imx53 SABRE Trustzone: How to boot default Linux image in normal world?

cancel
Showing results for 
Show  only  | Search instead for 
Did you mean: 

imx53 SABRE Trustzone: How to boot default Linux image in normal world?

Jump to solution
2,376 Views
miaoyu
Contributor I

I wrote a simple secure kernel in TrustZone secure world and was trying to boot the default Linux kernel Image (shipped along within the SABRE getting started DVD) in the normal world. However, it stops with a DATA_ABORT in non-secure world with the output (see <<CONSOLE_OUTPUT>):

In my current secure kernel, I set SCR.IRQ = 0, SCR.FIQ = 0, SCR.EA= 0, SCR.FW=1, SCR.AW=1. Set all TZIC_INTSEC registers to be 0xFFFFFFFF. Set all the CSL registers to be 0x00FF00FF. Set all the TZIC_PRIORITY registers to be 0x1F1F1F1F and set TZIC_INTCTRL.NSEN=1, TZIC_INTCTRL.NS=1 (According to the description in https://community.freescale.com/thread/300696). I also set IIM.SCS1.LOCK=0, IIM.SCS1.SECURE_ENBL=0. What else should I set?

While I can boot Linux in secure kernel, I compare <CONSOLE_OUTPUT> with the successful output. I find two problems (marked in the <CONSOLE_OUTPUT>). So how can I let Linux in the non-secure world access IRAM partition (or SCC configuration). And what setting causes the DATA_ABORT marked in Problem 2?

<CONSOLE_OUTPUT>

NET: Registered protocol family 16

i.MX IRAM pool: 128 KB@0x9c840000

FAILED TO RELEASE IRAM PARTITION      <-----------------------------------Problem 1. "IRAM READY" in the correct case

CPU is i.MX53 Revision 2.1

Unhandled fault: external abort on non-linefetch (0x1008) at 0x9c82c00c            <-----------------------------------Problem 2.

Internal error: : 1008 [#1] PREEMPT

last sysfs file:

Modules linked in:

CPU: 0    Not tainted  (2.6.35.3 #3)

PC is at mxc_cpu_lp_set+0x14/0x13c

LR is at arch_idle+0x60/0x234

pc : [<80042c10>]    lr : [<80042d98>]    psr: 60000093

sp : 8089bf80  ip : 00000003  fp : 00000000

r10: 0000001f  r9 : 412fc085  r8 : 7002ecbc

r7 : 8089ea10  r6 : 808ff024  r5 : 8089ea18  r4 : 808ff248

r3 : f7ed8fff  r2 : 9c82c000  r1 : 00000002  r0 : 00000002

Flags: nZCv  IRQs off  FIQs on  Mode SVC_32  ISA ARM  Segment kernel

Control: 10c5387f  Table: 70004019  DAC: 00000017

Process swapper (pid: 0, stack limit = 0x8089a2e8)

Stack: (0x8089bf80 to 0x8089c000)

bf80: 808ff248 8089ea18 808ff024 8089ea10 7002ecbc 412fc085 0000001f 80042d98

bfa0: 8089a000 8089ea18 808ff024 8089ea10 7002ecbc 412fc085 0000001f 8003aaa4

bfc0: 8089a000 8003af88 8090add8 00000000 8089eab8 800089b8 800084e8 00000bc3

bfe0: 70000100 80031018 10c53c7d 808ff0d0 80031014 70008034 00000000 00000000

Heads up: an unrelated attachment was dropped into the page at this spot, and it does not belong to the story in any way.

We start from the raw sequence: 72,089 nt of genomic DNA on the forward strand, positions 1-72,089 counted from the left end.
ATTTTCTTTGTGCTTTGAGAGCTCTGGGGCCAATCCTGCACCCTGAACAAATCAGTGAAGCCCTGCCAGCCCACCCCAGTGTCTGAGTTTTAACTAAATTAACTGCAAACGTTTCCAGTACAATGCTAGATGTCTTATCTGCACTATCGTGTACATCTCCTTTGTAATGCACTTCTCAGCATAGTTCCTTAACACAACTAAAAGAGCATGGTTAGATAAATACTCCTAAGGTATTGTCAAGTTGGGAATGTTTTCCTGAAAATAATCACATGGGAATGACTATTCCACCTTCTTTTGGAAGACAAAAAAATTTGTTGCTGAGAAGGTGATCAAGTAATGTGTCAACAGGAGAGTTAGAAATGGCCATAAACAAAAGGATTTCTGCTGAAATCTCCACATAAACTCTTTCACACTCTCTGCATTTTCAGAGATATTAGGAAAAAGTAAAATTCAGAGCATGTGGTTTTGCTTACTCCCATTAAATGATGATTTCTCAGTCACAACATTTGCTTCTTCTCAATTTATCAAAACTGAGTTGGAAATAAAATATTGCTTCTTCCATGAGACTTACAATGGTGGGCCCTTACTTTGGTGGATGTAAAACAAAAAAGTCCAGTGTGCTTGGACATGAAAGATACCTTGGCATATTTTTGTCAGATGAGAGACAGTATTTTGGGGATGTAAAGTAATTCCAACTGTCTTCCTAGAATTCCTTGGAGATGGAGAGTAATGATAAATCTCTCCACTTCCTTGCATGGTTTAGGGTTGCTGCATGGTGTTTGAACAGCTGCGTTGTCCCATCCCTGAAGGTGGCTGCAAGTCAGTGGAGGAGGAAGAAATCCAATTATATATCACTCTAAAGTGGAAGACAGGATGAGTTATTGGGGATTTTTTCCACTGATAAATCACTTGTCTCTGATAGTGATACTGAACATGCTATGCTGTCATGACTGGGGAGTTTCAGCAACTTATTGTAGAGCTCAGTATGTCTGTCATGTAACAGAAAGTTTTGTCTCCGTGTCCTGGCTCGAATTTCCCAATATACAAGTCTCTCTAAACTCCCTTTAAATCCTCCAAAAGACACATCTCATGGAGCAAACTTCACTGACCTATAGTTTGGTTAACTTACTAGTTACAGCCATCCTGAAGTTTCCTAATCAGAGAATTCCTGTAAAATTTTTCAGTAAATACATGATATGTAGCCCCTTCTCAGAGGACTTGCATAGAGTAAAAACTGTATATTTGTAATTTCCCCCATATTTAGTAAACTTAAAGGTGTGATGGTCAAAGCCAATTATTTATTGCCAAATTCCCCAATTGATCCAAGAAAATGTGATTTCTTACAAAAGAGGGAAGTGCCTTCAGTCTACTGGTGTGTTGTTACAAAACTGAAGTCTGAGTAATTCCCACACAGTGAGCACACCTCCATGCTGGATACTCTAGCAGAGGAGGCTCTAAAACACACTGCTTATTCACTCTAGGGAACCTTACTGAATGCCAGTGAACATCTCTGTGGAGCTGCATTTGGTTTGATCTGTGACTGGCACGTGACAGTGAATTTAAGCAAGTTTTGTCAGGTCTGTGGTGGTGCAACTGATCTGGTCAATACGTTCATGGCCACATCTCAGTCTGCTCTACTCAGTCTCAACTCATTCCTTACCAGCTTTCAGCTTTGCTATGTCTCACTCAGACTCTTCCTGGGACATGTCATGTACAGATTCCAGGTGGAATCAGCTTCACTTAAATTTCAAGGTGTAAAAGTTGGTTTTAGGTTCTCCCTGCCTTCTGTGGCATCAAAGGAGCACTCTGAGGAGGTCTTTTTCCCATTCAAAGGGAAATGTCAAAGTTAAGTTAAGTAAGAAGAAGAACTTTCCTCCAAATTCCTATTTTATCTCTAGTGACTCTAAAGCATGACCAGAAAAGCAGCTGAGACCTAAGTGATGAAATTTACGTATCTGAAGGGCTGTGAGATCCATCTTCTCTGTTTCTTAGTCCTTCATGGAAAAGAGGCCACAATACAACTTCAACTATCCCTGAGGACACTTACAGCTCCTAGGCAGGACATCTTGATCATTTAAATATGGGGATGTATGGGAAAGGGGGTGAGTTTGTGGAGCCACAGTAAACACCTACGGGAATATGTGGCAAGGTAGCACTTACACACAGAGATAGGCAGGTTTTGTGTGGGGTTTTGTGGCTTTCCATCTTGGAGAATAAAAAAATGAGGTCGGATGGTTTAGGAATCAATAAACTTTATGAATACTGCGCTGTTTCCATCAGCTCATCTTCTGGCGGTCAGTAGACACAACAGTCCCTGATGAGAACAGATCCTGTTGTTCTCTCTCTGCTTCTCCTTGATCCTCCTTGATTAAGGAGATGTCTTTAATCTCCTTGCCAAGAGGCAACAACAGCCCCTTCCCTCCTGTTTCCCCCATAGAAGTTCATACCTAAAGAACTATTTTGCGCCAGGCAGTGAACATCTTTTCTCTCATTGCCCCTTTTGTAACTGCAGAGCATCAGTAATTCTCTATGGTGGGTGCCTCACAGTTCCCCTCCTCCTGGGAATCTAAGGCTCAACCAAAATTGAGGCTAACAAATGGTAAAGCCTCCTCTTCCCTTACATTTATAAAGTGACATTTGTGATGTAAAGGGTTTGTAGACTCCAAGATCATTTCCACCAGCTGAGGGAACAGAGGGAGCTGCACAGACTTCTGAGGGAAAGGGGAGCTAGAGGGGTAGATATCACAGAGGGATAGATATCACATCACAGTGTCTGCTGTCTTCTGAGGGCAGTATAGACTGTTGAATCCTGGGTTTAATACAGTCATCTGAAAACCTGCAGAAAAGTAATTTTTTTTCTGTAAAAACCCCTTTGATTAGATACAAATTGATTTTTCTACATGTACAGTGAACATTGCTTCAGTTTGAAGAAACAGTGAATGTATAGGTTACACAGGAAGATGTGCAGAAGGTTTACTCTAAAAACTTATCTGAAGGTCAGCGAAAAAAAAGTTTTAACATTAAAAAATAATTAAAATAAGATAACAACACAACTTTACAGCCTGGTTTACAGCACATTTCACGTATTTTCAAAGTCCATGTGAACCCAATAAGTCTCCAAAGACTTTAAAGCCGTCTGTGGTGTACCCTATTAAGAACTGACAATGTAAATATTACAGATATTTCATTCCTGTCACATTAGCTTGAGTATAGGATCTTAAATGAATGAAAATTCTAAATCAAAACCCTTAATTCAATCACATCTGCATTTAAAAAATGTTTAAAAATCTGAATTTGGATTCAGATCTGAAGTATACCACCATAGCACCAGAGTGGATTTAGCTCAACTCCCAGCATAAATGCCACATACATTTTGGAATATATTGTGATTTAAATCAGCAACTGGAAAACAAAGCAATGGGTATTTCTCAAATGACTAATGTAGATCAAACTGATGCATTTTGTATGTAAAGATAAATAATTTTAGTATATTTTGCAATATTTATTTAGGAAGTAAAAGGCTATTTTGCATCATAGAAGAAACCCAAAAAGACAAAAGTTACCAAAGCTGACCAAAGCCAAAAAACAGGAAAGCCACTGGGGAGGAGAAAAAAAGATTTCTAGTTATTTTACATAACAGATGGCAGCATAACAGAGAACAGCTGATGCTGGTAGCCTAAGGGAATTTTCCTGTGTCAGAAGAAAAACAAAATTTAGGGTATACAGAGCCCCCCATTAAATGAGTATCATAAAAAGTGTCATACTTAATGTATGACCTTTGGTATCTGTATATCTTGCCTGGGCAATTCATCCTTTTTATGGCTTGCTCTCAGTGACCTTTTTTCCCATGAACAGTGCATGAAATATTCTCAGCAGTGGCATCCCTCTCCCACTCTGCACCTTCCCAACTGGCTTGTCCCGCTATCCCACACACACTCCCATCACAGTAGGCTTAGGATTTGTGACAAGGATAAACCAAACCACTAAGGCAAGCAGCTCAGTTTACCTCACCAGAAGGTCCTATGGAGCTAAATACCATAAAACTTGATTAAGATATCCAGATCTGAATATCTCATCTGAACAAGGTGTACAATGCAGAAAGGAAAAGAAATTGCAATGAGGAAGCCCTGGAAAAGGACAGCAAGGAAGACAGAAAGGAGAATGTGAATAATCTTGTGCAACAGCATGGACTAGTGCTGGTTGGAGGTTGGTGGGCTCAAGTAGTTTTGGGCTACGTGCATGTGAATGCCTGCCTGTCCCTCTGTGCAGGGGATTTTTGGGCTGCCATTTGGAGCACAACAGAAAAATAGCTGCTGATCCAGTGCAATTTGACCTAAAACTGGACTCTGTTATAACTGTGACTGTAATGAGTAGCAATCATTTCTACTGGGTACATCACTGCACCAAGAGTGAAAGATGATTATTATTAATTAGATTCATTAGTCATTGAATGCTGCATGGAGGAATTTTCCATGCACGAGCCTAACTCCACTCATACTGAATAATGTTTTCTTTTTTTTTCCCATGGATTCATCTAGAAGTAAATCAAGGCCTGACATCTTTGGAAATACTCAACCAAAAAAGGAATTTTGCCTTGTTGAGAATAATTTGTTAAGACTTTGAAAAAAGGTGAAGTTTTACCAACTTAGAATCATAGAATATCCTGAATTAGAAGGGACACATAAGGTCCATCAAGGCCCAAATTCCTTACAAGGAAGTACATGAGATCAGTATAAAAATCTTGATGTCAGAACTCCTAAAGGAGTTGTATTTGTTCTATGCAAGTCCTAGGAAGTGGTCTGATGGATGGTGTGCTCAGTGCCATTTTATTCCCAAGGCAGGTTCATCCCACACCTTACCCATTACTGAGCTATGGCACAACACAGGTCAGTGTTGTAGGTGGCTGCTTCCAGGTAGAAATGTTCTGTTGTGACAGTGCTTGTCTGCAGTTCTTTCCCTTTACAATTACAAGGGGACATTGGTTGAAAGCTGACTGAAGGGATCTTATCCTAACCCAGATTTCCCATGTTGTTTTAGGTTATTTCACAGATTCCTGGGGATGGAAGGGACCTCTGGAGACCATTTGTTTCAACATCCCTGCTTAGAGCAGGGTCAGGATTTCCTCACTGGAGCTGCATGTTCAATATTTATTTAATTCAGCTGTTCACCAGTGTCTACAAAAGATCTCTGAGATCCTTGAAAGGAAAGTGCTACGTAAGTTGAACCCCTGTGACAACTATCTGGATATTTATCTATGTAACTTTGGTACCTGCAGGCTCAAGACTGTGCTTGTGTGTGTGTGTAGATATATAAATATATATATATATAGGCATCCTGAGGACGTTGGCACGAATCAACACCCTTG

[<80042c10>] (mxc_cpu_lp_set+0x14/0x13c) from [<80042d98>] (arch_idle+0x60/0x234)

[<80042d98>] (arch_idle+0x60/0x234) from [<8003aaa4>] (default_idle+0x20/0x28)

[<8003aaa4>] (default_idle+0x20/0x28) from [<8003af88>] (cpu_idle+0x48/0xa0)

[<8003af88>] (cpu_idle+0x48/0xa0) from [<800089b8>] (start_kernel+0x294/0x2f4

Labels (2)
0 Kudos
1 Solution
1,076 Views
stefankalkowski
Contributor II

Hi Miao Yu,

well, I can only see that Linux tries to access memory at guest virtual memory address 0x9c82c00c. It depends on: what physical address is mapped to that location. The instruction pointer 0x80042c10 will give you a hint. In principle, you might compile your own Linux binary, and use objdump or instrument the source to find out which physical memory is addressed. By looking at function "mxc_cpu_lp_set" (you can find it in your output, the PC points to it), I assume it's the access to the CPU I/O memory at 0x63fa0000 (ARM PLatform Memory), which causes the data-abort. Have a look at my patches for Linux to run it on my virtual machine monitor at Github:

  https://github.com/skalk/linux/tree/imx53-tz

There you'll see, that I've factored out that access. Most of the ARM CortexA8 platform registers can only be accessed from secure, supervisor mode. For more details, have a look at "i.MX53 Multimedia Applications Processor Reference Manual" chapter 11.

Furthermore,  I assume you don't run active tasks on the secure side? Because in your current implementation no action from the Linux side will cause a world switch apart from an explicitly triggered one via 'smc' instruction. Otherwise, if you intend to do scheduling on the secure side, you'll have to set at least SCR.FIQ to 1.

View solution in original post

0 Kudos
2 Replies
1,077 Views
stefankalkowski
Contributor II

Hi Miao Yu,

well, I can only see that Linux tries to access memory at guest virtual memory address 0x9c82c00c. It depends on: what physical address is mapped to that location. The instruction pointer 0x80042c10 will give you a hint. In principle, you might compile your own Linux binary, and use objdump or instrument the source to find out which physical memory is addressed. By looking at function "mxc_cpu_lp_set" (you can find it in your output, the PC points to it), I assume it's the access to the CPU I/O memory at 0x63fa0000 (ARM PLatform Memory), which causes the data-abort. Have a look at my patches for Linux to run it on my virtual machine monitor at Github:

  https://github.com/skalk/linux/tree/imx53-tz

There you'll see, that I've factored out that access. Most of the ARM CortexA8 platform registers can only be accessed from secure, supervisor mode. For more details, have a look at "i.MX53 Multimedia Applications Processor Reference Manual" chapter 11.

Furthermore,  I assume you don't run active tasks on the secure side? Because in your current implementation no action from the Linux side will cause a world switch apart from an explicitly triggered one via 'smc' instruction. Otherwise, if you intend to do scheduling on the secure side, you'll have to set at least SCR.FIQ to 1.

0 Kudos
1,076 Views
miaoyu
Contributor I

Hi Stefan,

Thanks a lot! It works and THAT is the root reason. Yes, I just use SMC to trigger the secure kernel at the moment. Thank you very much! Your project is really helpful.

0 Kudos